• Reply by Jaynie

      I have managed to construct quite a lengthy family tree thanks to the Ancestry site.  So very interesting, not much travelling involved though, most of my family, maternal and paternal were from the same two counties.  I purchased an Ancestry DNA testing kit for my son last year, the result of that was fascinating – it appears he has a decent percentage of Scandinavian genes along with the four British counties.

    • Reply by CarolineB

      Hi Stuart, Loving the article on tracing your family tree. I have been doing family history research for 15 yrs now. I started with my own family and moved on to doing trees for friends and family. I recently spent over a year researching a tree as a present for a friends ‘special’ birthday. I went the extra mile (literally) and travelled all over the country to visit local history centres and photograph churches where his relatives were married or houses they lived in etc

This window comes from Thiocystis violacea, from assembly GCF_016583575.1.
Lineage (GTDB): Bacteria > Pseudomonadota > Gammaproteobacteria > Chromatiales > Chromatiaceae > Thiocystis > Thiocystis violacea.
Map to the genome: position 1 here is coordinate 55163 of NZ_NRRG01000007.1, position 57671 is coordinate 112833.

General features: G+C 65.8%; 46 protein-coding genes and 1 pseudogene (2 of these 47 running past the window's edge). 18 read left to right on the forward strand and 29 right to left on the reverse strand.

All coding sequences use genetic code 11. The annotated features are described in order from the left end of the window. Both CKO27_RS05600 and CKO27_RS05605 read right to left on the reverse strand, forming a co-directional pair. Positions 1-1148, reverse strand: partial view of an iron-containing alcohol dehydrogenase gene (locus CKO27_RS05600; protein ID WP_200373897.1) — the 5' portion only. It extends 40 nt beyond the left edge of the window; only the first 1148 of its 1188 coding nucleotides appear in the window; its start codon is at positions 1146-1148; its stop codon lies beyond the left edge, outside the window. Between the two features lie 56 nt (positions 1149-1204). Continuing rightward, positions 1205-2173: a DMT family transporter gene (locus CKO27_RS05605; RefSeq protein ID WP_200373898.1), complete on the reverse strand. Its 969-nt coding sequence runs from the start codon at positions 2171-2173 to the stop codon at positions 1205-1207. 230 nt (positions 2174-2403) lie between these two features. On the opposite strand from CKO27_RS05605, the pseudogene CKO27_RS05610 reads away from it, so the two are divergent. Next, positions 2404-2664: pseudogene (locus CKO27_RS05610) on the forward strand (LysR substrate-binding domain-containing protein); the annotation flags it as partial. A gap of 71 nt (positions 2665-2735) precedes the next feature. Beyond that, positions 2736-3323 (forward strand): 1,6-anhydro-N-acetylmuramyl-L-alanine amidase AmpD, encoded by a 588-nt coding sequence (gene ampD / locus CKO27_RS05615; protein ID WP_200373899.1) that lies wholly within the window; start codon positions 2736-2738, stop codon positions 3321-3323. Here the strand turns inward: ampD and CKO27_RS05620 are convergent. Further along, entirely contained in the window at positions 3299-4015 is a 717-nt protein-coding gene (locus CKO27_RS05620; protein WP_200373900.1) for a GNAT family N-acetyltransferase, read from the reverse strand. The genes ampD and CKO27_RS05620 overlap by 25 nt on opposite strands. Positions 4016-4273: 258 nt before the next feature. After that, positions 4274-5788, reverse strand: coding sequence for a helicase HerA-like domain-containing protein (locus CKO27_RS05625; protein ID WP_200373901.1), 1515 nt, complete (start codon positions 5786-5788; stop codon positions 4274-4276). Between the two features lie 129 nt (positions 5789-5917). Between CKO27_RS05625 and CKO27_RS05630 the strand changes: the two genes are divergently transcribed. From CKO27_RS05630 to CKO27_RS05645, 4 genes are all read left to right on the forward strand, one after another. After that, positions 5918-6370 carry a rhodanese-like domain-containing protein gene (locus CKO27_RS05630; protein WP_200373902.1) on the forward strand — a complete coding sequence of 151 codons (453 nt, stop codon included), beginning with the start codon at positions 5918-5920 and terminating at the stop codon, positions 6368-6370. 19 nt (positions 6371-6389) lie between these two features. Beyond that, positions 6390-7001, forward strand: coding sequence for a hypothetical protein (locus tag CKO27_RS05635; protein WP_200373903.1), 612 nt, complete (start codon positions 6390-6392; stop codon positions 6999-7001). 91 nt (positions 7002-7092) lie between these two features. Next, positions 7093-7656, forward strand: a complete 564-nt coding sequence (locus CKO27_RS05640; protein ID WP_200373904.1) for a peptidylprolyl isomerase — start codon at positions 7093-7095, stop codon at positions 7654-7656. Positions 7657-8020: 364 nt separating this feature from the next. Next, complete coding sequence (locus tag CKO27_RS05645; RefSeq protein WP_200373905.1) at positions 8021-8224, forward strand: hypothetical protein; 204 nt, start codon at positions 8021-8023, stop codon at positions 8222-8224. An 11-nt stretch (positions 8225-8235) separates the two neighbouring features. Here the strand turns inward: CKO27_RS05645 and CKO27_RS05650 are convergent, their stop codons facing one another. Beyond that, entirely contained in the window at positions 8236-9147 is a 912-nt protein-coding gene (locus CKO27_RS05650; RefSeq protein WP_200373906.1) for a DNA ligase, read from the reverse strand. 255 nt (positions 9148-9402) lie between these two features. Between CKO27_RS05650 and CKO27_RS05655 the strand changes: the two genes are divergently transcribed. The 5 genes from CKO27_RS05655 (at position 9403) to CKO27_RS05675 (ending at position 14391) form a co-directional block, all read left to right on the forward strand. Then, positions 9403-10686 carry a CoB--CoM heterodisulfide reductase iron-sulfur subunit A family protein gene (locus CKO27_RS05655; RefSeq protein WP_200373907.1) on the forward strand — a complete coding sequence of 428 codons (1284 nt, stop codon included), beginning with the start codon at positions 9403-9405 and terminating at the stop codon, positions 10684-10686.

He was over the moon with his present. Of course a lot of research can be done online now, but be warned it is addictive! The article gives lots of good ideas and advice. I have just advertised locally on Social Media to do family trees as an unusual Xmas present, so hopefully might even make a little extra doing something I love. If anyone wants any help or advice please give me a shout.

      • Reply by Stuart

        Thanks Caroline!   Sounds amazing – post covid I love the idea of travelling to trace down ancestry – it adds real meaning to a trip and becomes a real life detective adventure!   I’m not surprised your friend was over the moon with their present, its such a personal and powerful gift to give to someone!  Thanks for your message and have a lovely Sunday.

        • Reply by RKD